One thing that was missing in the Monday evening’s presentation presentation was the number of local construction jobs that will be created by this project. Our Council has never been shy about throwing the most optimistic job creation estimates around especially with many incumbents fighting for the political lives. According to Tbnewswatch, Mr. Bova said we will be incredibly pleased that the condos and hotel are coming to Thunder Bay, the final price tag for the private-sector will be well over the $60M original estimate and will produce $42M in wages over the next two to three years. $42M in salaries over two to three years to who? That was not specified.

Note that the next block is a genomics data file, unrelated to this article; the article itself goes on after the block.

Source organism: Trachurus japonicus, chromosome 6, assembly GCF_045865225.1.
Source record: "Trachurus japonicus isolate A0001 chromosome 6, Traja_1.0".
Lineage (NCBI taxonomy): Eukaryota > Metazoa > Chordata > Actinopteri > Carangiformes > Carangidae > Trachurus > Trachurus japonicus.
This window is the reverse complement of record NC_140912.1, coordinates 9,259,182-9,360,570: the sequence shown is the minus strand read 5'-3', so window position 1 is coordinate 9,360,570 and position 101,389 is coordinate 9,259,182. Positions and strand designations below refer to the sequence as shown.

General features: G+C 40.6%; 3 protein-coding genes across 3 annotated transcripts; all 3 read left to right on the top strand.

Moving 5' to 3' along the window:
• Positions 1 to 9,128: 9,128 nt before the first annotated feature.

In an early undated online article in Thunder Bay Business Magazine, Mr Bova is quoted saying “ An important component of the project is the indoor water park. It will be 15,000 square feet and three stories high for a total area of 45,000 square feet. The two condos will be adjacent to the hotel and the waterpark along with green ways. The parking for the hotel has to be adjacent to the hotel and we want the parking underground to preserve the look of the site.” He goes on to say People will want to come and stay at the hotel, be part of the waterpark, shop and so on. It is for the people of Thunder Bay, not just for a few. The waterpark, the wellness centre, the spa are beautiful parts of the development.” “ We have two hotel owners who have shown great interest. You can fill the rooms with business people from Monday to Friday as on the weekend they go home. The waterpark becomes a draw for the catch basin of Thunder Bay. It is a huge enticement. The wellness park is a separate business. They’re interrelated. Today in the hotel business you need more than 4 walls and a bed. The water park will be open to everyone in the community,” That was then.